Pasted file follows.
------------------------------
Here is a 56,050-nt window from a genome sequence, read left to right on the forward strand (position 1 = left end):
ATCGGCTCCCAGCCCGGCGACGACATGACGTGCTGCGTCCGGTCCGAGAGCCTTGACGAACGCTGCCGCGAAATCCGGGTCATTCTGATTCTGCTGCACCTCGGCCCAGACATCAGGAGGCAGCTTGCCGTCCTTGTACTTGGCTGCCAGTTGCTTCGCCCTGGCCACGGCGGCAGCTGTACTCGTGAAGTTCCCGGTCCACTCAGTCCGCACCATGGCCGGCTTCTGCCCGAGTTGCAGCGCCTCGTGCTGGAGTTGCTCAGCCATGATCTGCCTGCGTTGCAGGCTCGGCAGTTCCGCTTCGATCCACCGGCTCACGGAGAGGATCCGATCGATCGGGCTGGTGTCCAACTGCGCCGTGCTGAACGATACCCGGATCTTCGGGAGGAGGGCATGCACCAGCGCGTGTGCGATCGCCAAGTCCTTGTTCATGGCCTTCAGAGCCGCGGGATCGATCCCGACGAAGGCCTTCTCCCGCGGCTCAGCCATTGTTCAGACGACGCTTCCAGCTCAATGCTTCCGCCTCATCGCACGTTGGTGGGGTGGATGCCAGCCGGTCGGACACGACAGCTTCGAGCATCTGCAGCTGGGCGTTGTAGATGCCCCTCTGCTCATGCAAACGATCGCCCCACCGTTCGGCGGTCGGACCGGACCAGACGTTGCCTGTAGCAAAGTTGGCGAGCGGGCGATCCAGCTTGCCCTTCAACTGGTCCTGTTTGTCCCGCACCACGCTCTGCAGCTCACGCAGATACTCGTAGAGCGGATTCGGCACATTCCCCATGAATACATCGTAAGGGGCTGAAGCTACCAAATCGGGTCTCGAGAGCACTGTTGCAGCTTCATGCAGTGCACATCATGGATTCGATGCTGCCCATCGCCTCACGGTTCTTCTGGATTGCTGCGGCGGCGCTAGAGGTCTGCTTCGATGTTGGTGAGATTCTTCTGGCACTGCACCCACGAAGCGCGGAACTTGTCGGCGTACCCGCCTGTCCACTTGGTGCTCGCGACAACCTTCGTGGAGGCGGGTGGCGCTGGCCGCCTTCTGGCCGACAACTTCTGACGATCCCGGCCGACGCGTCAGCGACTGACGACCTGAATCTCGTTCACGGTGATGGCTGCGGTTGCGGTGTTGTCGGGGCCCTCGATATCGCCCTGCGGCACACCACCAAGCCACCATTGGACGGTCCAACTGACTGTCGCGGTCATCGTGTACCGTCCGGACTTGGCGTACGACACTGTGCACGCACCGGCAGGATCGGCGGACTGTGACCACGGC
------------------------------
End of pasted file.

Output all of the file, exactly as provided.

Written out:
Here is a 56,050-nt window from a genome sequence, read left to right on the forward strand (position 1 = left end):
ATCGGCTCCCAGCCCGGCGACGACATGACGTGCTGCGTCCGGTCCGAGAGCCTTGACGAACGCTGCCGCGAAATCCGGGTCATTCTGATTCTGCTGCACCTCGGCCCAGACATCAGGAGGCAGCTTGCCGTCCTTGTACTTGGCTGCCAGTTGCTTCGCCCTGGCCACGGCGGCAGCTGTACTCGTGAAGTTCCCGGTCCACTCAGTCCGCACCATGGCCGGCTTCTGCCCGAGTTGCAGCGCCTCGTGCTGGAGTTGCTCAGCCATGATCTGCCTGCGTTGCAGGCTCGGCAGTTCCGCTTCGATCCACCGGCTCACGGAGAGGATCCGATCGATCGGGCTGGTGTCCAACTGCGCCGTGCTGAACGATACCCGGATCTTCGGGAGGAGGGCATGCACCAGCGCGTGTGCGATCGCCAAGTCCTTGTTCATGGCCTTCAGAGCCGCGGGATCGATCCCGACGAAGGCCTTCTCCCGCGGCTCAGCCATTGTTCAGACGACGCTTCCAGCTCAATGCTTCCGCCTCATCGCACGTTGGTGGGGTGGATGCCAGCCGGTCGGACACGACAGCTTCGAGCATCTGCAGCTGGGCGTTGTAGATGCCCCTCTGCTCATGCAAACGATCGCCCCACCGTTCGGCGGTCGGACCGGACCAGACGTTGCCTGTAGCAAAGTTGGCGAGCGGGCGATCCAGCTTGCCCTTCAACTGGTCCTGTTTGTCCCGCACCACGCTCTGCAGCTCACGCAGATACTCGTAGAGCGGATTCGGCACATTCCCCATGAATACATCGTAAGGGGCTGAAGCTACCAAATCGGGTCTCGAGAGCACTGTTGCAGCTTCATGCAGTGCACATCATGGATTCGATGCTGCCCATCGCCTCACGGTTCTTCTGGATTGCTGCGGCGGCGCTAGAGGTCTGCTTCGATGTTGGTGAGATTCTTCTGGCACTGCACCCACGAAGCGCGGAACTTGTCGGCGTACCCGCCTGTCCACTTGGTGCTCGCGACAACCTTCGTGGAGGCGGGTGGCGCTGGCCGCCTTCTGGCCGACAACTTCTGACGATCCCGGCCGACGCGTCAGCGACTGACGACCTGAATCTCGTTCACGGTGATGGCTGCGGTTGCGGTGTTGTCGGGGCCCTCGATATCGCCCTGCGGCACACCACCAAGCCACCATTGGACGGTCCAACTGACTGTCGCGGTCATCGTGTACCGTCCGGACTTGGCGTACGACACTGTGCACGCACCGGCAGGATCGGCGGACTGTGACCACGGC